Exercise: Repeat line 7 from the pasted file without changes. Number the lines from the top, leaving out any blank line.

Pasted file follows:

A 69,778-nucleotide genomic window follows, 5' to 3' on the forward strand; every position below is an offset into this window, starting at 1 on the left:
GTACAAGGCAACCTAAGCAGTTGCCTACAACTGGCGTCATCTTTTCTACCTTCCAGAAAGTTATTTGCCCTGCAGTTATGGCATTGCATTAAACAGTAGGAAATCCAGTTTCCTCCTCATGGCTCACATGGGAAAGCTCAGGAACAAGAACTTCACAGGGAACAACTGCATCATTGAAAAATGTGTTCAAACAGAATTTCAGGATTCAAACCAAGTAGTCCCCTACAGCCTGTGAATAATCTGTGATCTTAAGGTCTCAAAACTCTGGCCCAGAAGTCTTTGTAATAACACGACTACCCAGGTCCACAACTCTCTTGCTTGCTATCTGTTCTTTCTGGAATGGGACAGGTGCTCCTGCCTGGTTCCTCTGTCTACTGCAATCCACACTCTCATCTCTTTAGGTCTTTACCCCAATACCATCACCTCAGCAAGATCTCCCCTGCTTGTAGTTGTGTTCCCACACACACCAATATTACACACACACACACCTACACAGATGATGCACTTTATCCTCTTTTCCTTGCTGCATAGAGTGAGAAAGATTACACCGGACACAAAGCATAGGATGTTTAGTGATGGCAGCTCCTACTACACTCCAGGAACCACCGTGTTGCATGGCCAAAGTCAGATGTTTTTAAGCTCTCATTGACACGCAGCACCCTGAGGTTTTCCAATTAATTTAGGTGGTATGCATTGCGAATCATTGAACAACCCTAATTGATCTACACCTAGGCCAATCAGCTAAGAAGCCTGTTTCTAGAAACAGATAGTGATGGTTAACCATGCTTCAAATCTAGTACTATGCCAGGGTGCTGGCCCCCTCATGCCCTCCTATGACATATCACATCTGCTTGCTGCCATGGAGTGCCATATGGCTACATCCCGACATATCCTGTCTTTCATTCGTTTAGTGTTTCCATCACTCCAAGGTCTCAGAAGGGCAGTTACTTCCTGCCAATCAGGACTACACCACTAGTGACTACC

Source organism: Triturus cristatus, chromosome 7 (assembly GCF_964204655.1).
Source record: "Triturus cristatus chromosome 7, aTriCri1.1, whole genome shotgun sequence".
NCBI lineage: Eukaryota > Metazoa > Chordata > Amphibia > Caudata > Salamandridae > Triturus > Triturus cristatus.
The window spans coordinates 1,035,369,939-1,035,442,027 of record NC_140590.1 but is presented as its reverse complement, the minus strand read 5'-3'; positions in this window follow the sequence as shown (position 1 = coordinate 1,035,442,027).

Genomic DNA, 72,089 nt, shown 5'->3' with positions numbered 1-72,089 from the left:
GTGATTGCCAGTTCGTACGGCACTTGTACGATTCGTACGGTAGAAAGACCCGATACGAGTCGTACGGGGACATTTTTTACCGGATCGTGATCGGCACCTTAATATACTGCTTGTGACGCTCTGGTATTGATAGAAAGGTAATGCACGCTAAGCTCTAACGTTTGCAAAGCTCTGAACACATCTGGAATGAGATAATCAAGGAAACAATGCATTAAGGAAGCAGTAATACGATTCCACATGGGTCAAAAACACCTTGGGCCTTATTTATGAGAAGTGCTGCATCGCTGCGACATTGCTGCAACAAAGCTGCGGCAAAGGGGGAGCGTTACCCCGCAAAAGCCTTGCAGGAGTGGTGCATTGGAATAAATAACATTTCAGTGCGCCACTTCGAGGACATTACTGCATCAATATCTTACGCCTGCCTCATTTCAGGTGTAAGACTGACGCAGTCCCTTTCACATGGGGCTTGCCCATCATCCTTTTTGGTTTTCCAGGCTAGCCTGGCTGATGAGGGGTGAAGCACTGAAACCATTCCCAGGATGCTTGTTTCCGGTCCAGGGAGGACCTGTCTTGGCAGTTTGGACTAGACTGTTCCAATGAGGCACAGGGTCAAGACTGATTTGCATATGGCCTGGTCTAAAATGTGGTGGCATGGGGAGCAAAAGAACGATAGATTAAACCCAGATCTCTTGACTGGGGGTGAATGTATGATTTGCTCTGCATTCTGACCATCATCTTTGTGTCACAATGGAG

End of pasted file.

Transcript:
Genomic DNA, 72,089 nt, shown 5'->3' with positions numbered 1-72,089 from the left: